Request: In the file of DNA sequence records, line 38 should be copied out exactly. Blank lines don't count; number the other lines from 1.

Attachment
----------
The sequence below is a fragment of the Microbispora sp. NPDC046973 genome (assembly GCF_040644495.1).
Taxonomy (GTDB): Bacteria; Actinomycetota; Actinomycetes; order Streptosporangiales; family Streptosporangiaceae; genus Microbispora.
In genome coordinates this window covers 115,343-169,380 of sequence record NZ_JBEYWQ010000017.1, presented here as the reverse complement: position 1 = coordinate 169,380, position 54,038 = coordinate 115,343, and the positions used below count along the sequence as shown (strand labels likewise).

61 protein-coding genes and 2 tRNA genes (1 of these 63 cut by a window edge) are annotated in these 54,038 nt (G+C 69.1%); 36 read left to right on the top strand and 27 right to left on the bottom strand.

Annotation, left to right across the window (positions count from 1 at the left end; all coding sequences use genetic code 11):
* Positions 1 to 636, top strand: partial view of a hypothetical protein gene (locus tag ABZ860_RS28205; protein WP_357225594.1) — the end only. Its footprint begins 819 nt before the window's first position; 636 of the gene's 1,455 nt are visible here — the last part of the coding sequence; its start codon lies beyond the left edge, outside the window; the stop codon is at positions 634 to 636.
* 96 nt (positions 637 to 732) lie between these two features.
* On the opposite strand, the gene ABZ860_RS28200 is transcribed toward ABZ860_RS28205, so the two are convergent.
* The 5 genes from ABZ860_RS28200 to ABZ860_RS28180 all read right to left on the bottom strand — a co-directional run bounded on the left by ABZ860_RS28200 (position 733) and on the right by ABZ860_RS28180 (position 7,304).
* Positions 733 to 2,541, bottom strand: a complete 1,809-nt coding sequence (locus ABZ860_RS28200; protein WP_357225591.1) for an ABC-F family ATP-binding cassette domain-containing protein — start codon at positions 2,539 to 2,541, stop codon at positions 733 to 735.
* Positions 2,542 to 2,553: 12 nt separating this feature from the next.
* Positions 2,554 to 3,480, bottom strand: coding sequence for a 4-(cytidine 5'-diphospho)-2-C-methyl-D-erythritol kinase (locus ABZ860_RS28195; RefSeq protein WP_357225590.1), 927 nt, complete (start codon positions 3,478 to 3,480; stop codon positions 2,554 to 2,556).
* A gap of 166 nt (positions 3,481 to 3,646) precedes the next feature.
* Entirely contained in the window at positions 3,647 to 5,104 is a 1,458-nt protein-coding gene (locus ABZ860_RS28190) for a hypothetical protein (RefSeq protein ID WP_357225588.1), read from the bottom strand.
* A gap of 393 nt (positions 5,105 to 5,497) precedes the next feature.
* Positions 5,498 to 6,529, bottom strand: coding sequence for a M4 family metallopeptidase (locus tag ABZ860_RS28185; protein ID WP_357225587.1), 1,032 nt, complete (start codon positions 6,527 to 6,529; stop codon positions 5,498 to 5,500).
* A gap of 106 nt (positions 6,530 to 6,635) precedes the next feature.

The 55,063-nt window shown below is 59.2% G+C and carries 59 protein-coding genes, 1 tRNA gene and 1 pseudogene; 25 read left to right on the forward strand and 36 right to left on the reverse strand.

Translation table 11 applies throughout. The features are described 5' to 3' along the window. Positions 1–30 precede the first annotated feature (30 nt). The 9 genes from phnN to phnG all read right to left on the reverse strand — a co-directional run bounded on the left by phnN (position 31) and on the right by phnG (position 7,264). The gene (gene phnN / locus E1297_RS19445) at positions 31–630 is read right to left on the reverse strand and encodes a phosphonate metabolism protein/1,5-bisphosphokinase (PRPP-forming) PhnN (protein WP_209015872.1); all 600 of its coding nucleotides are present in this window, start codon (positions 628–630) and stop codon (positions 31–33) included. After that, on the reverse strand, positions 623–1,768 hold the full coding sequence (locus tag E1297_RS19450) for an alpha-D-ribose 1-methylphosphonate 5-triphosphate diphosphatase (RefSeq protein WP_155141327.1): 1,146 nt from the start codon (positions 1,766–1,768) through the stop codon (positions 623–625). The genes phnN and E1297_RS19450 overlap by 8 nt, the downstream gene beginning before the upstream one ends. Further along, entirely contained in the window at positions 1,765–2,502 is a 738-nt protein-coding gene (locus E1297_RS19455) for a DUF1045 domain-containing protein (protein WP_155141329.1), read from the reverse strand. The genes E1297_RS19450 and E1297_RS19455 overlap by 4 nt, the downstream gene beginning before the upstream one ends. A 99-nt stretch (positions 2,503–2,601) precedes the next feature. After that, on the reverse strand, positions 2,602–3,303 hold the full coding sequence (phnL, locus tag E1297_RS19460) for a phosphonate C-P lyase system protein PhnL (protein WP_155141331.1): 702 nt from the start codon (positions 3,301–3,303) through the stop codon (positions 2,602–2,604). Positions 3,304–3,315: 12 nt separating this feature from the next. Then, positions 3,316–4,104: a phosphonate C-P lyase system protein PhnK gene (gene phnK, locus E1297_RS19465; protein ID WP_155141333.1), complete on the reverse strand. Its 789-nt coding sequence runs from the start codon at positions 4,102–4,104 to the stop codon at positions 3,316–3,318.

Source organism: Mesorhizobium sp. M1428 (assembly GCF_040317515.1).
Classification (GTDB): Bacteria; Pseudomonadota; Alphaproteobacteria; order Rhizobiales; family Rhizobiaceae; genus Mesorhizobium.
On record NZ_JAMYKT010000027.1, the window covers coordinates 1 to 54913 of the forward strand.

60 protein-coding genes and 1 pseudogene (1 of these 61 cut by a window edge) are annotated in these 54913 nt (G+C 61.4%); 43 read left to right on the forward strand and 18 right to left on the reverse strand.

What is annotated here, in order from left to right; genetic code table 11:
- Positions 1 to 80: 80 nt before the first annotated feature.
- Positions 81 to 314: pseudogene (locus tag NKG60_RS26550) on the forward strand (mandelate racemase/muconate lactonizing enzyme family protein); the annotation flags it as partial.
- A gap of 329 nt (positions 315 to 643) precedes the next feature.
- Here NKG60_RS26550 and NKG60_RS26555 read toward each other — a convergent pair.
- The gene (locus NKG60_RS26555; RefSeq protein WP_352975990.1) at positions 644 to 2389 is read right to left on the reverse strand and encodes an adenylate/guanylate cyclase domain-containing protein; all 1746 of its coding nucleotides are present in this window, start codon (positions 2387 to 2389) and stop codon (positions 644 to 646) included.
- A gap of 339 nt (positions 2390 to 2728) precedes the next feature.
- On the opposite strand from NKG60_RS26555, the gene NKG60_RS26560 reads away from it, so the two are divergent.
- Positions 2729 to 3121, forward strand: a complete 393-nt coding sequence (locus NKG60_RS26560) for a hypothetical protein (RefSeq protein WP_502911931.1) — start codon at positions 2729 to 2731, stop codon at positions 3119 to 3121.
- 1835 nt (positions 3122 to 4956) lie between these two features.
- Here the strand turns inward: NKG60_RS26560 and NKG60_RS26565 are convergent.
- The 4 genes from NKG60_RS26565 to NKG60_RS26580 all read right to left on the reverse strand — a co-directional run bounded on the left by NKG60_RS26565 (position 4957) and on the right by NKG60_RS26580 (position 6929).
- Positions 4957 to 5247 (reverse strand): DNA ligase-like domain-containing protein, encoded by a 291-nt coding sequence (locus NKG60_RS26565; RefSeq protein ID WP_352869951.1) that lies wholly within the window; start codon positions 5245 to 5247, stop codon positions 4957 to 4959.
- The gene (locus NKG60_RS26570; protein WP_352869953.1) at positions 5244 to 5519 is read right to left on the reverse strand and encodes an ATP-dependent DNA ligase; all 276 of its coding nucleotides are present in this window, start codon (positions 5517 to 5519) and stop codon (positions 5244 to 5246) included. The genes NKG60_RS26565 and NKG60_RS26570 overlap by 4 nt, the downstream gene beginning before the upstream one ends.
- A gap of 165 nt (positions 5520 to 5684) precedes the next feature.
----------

- A gap of 165 nt (positions 5520 to 5684) precedes the next feature.